I would like to contribute just an anecdote from my personal experience that I would like you to consider...
Before I became a professor, I was only really ever around highly talented students. I went to a pretty good school, and I guess I just implicitly assumed that all students were like us. Thus when I started as a professor, I was under the impression that, "Anybody can get a PhD if they tried hard, and wanted it enough". However, that hypothesis was quickly disproved by one of my first PhD students. After about a year of lots and lots of effort on my part, it was clear that one of my students lacked the fundamental skills (programming, mathematics) needed to graduate during the funding period I had allotted. Although it must be said, they were by far the most enthusiast student, and "really wanted it".
How did I come to that conclusion? After working with them for a few months, it was clear that they had a really bad grasp on some core mathematical principles and were extremely bad at programming, both of which were core components of the work. Still, being young and naive, I thought that I could just do some extra mentoring to bridge the gap. However, after a year, the student was only falling further behind where they should have been, and so I had a sit down meeting to inform the student that I did not think that they would be capable of getting a PhD. But I left the door open for them to stay if they wanted to stick it out and try...
Well long story short... they said that they wanted to stay and put in the extra work. However, years later, the funding that I had secured for them expired, and they did not have a PhD. At that point they transferred to another advisor and to my knowledge, they never obtained a PhD.
After transferring to another group, the student harbored a lot of anger toward me, feeling that I should just "give them" a PhD because of all of the work they put in. In fact, it is not uncommon for professors to do this even if the work is not really up to snuff. But really there is a threshold that should be met, and the fact is that I did not believe that the student met that requirement. People seem to be handing out PhDs freely these days, and I despise the grade-inflation in academia. The insidious side effect of this is that giving PhDs to everybody devalues the degree for everyone else.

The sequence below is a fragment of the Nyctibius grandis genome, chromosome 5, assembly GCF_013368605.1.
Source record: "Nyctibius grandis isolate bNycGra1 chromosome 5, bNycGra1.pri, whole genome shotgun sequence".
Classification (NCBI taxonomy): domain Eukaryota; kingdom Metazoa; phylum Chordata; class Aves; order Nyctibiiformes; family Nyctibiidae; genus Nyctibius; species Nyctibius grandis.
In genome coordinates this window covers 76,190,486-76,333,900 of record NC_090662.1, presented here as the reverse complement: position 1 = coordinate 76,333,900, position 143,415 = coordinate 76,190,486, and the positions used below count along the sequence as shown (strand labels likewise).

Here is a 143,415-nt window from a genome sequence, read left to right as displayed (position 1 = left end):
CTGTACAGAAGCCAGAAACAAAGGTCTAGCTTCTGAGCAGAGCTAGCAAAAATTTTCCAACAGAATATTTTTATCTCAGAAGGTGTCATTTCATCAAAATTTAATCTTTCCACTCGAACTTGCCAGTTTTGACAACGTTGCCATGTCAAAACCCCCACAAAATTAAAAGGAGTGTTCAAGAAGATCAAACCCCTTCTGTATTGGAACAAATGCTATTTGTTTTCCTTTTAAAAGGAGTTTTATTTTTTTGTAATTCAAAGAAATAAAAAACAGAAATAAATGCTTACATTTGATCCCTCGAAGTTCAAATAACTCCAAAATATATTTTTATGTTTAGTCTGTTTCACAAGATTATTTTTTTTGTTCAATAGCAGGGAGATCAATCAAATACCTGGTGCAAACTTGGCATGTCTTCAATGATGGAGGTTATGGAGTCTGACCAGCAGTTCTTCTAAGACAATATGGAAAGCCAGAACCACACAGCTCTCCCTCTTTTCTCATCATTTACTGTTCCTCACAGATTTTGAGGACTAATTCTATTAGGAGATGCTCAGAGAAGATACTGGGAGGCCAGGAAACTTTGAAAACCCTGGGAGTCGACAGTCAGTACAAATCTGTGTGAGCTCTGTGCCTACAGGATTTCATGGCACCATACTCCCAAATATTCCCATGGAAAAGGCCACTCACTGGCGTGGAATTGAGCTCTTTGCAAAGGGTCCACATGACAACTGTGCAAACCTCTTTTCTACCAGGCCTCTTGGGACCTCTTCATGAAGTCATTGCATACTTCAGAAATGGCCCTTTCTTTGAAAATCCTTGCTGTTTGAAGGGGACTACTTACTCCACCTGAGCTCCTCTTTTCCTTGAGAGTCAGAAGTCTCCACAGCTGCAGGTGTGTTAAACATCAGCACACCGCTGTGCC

I do not have contact with the student anymore, but I wonder what they think now. Should they have heeded my advice?
Honestly, I would expect that they would blame me for their failings, saying that I did not give them enough mentoring. But if you take such an answer at face value, then it ignores the fact that I was already putting much more time into mentoring that student than the others, and it was at the point that mentoring that student was taking away from my other responsibilities (grant writing, teaching, mentoring other students). This while I was already working more hours than most of my other colleagues. I had no more time to give.
One parting thought that I would like you to consider...
Do you think that your professor came to this decision lightly?
It took me a week to finally work up the courage to tell my student this. It was nerve-wracking. It was an admission that I had failed to get the student up to speed, and that I did not think that I ever could. I was devastated. I had failed.
If your professor got the courage to tell you this, I doubt that they did this lightly. I would guess that they came to this decision upon seeing repeated issues. You should certainly talk to them about this. But please take to heart what they are saying. How will you feel if you are there for 2,3,4 more years, and still don't have a PhD? Make sure that you are not just falling into the sunken cost fallacy. And make absolutely sure that you are clear that lots of people do lots of hard work every day. It just does not rise to the level of warranting a PhD.